State declares disaster status for 14 counties
LOCK HAVEN – The Clinton County commissioners received word Thursday that Gov. Tom Corbett has declared a disaster emergency for Clinton and 13 other counties.
The proclamation came 29 days after the actual flooding.
On June 26, high winds, severe thunderstorms, heavy rains, tornadoes and widespread flooding hammered parts of the state and caused extensive damage in the Beech Creek area of Clinton County.
The declaration qualifies the state’s Emergency Management Agency for $200,000 to be used for its own disaster-related expenses and offers counties, local governments and individuals the possibility of assistance from state agencies and, depending on some factors, the potential for low-interest loans from the Small Business Administration to make emergency repairs to businesses, homes and municipal infrastructure.
There are three levels of disaster designation.
A governor’s proclamation allows state agencies wide latitude to provide assistance and relaxes contracting requirements; a Small Business Administration disaster declaration provides limited loan assistance to individuals and businesses following smaller events; and, a Presidential Declaration of Major Disaster or Disaster Emergency that involves a response from both state and federal resources.
According to legislative aide Mitzi Gallagher, who attended the county government meeting, the state and federal agencies still are gathering numbers and assessing damages, with the “magic number” being $17.2 million in damages for a federal disaster declaration.
The other counties included in the proclamation include Allegheny, Centre, Clearfield, Crawford, Fayette, Huntingdon, Jefferson, Lackawanna, Lawrence, Schuylkill, Venango, Washington and Wayne.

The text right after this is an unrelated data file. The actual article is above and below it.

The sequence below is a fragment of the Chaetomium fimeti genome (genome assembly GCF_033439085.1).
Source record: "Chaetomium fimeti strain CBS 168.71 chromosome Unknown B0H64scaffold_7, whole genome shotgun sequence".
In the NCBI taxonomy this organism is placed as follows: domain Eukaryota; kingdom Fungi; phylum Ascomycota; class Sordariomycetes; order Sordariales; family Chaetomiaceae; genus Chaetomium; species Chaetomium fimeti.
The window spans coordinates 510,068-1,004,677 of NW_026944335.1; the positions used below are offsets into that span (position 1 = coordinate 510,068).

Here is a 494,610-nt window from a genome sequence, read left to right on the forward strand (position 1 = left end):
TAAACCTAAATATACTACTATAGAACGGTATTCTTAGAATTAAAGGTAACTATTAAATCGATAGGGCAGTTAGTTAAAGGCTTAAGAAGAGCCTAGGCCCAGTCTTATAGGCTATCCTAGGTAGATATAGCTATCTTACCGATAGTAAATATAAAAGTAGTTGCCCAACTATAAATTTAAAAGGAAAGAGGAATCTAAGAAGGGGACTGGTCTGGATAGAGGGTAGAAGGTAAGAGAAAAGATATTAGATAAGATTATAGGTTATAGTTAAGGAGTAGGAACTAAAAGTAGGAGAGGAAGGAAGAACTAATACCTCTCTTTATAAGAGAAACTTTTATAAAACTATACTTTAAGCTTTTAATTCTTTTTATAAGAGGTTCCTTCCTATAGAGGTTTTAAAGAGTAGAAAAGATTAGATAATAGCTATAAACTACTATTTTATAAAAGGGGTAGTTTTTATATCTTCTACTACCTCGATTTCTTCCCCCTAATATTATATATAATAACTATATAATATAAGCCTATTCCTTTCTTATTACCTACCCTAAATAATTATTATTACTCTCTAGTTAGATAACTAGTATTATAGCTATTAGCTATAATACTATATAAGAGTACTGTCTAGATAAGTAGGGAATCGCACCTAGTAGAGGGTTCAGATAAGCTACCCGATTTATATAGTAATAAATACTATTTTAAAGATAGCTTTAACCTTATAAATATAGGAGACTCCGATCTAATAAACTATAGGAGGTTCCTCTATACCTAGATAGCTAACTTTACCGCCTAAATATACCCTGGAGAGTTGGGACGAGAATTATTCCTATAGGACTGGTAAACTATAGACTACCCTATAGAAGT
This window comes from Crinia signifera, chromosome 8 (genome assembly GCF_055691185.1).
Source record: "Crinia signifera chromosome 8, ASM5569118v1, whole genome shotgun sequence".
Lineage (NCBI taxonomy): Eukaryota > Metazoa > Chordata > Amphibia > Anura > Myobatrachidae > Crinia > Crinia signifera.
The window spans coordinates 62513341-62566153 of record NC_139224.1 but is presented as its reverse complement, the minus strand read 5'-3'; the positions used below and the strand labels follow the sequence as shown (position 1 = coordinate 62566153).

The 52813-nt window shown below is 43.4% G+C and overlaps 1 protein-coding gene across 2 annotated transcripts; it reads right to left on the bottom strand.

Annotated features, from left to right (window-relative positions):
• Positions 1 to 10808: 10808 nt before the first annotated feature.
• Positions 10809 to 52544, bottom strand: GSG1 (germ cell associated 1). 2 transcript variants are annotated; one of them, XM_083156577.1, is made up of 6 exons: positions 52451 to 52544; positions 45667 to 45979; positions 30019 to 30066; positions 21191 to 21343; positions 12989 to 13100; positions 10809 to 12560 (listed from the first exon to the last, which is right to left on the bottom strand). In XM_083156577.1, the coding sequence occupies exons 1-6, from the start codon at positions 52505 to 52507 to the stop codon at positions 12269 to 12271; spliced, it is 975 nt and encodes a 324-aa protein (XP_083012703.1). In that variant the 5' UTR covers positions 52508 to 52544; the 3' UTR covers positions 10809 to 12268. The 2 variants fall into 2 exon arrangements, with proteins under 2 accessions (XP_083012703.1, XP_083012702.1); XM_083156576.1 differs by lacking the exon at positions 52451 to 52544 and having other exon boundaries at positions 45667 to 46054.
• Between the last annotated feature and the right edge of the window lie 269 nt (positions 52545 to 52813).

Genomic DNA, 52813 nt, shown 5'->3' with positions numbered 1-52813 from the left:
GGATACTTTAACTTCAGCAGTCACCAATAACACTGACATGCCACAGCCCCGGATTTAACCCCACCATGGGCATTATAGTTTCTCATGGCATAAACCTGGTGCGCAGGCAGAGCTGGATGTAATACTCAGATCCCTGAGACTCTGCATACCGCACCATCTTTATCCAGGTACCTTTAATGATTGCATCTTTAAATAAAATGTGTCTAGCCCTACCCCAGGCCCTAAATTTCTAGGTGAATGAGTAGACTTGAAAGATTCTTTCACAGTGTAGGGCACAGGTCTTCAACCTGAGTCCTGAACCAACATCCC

The governor’s declaration followed an unusual series of weather events that sparked two severe storms within a week’s time, causing widespread flooding and property damage to some sections of central Pennsylvania. Beech Creek Borough and Beech Creek and Bald Eagle townships in Clinton County and Liberty Township in Centre County were particularly hard hit.
Beech Creek was inundated, suffering an estimated $2.1 million in damages to roads, bridges and municipal infrastructure. Two homes were destroyed, 11 homes sustained major damage and 25 houses suffered some minor to moderate damage but were considered habitable, according to statistics gathered by local emergency officials.
SBA officials, along with local and state officials, already have conducted damage assessments in the counties, including visits to areas of Centre and Clinton.
For an SBA designation, the problem apparently must include least 25 homes and/or businesses with uninsured losses of 40 percent or more of their estimated fair market value, according to the PEMA website. The SBA would provide low-interest loans of up to $200,000 to eligible homeowners to repair or replace damaged or destroyed real estate.
SBA regulations permit loans up to $40,000 for homeowners and renters to repair or replace personal property. Businesses can borrow up to $2 million.
More information on disaster assistance in Pennsylvania is available at www.pema.state.pa.us by clicking on “Disaster Assistance” in the left-hand column.